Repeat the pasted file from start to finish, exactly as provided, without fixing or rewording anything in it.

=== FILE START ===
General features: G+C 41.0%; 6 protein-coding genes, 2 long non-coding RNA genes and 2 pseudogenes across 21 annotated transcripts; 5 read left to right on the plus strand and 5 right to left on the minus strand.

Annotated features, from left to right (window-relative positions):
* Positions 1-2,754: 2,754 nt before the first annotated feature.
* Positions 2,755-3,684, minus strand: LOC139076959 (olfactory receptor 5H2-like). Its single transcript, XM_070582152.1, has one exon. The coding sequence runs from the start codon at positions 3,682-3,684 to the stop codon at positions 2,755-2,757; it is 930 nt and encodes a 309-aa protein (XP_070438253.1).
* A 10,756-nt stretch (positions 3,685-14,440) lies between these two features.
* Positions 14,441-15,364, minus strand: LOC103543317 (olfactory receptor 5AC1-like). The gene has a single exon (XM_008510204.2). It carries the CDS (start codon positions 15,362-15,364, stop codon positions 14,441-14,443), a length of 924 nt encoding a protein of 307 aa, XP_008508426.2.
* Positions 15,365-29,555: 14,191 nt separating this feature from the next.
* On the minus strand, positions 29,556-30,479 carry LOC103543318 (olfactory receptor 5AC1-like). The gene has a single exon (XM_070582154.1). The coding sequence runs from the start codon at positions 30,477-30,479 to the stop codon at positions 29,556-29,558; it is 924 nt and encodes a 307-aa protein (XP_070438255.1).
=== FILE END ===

General features: G+C 41.0%; 6 protein-coding genes, 2 long non-coding RNA genes and 2 pseudogenes across 21 annotated transcripts; 5 read left to right on the plus strand and 5 right to left on the minus strand.

Annotated features, from left to right (window-relative positions):
* Positions 1-2,754: 2,754 nt before the first annotated feature.
* Positions 2,755-3,684, minus strand: LOC139076959 (olfactory receptor 5H2-like). Its single transcript, XM_070582152.1, has one exon. The coding sequence runs from the start codon at positions 3,682-3,684 to the stop codon at positions 2,755-2,757; it is 930 nt and encodes a 309-aa protein (XP_070438253.1).
* A 10,756-nt stretch (positions 3,685-14,440) lies between these two features.
* Positions 14,441-15,364, minus strand: LOC103543317 (olfactory receptor 5AC1-like). The gene has a single exon (XM_008510204.2). It carries the CDS (start codon positions 15,362-15,364, stop codon positions 14,441-14,443), a length of 924 nt encoding a protein of 307 aa, XP_008508426.2.
* Positions 15,365-29,555: 14,191 nt separating this feature from the next.
* On the minus strand, positions 29,556-30,479 carry LOC103543318 (olfactory receptor 5AC1-like). The gene has a single exon (XM_070582154.1). The coding sequence runs from the start codon at positions 30,477-30,479 to the stop codon at positions 29,556-29,558; it is 924 nt and encodes a 307-aa protein (XP_070438255.1).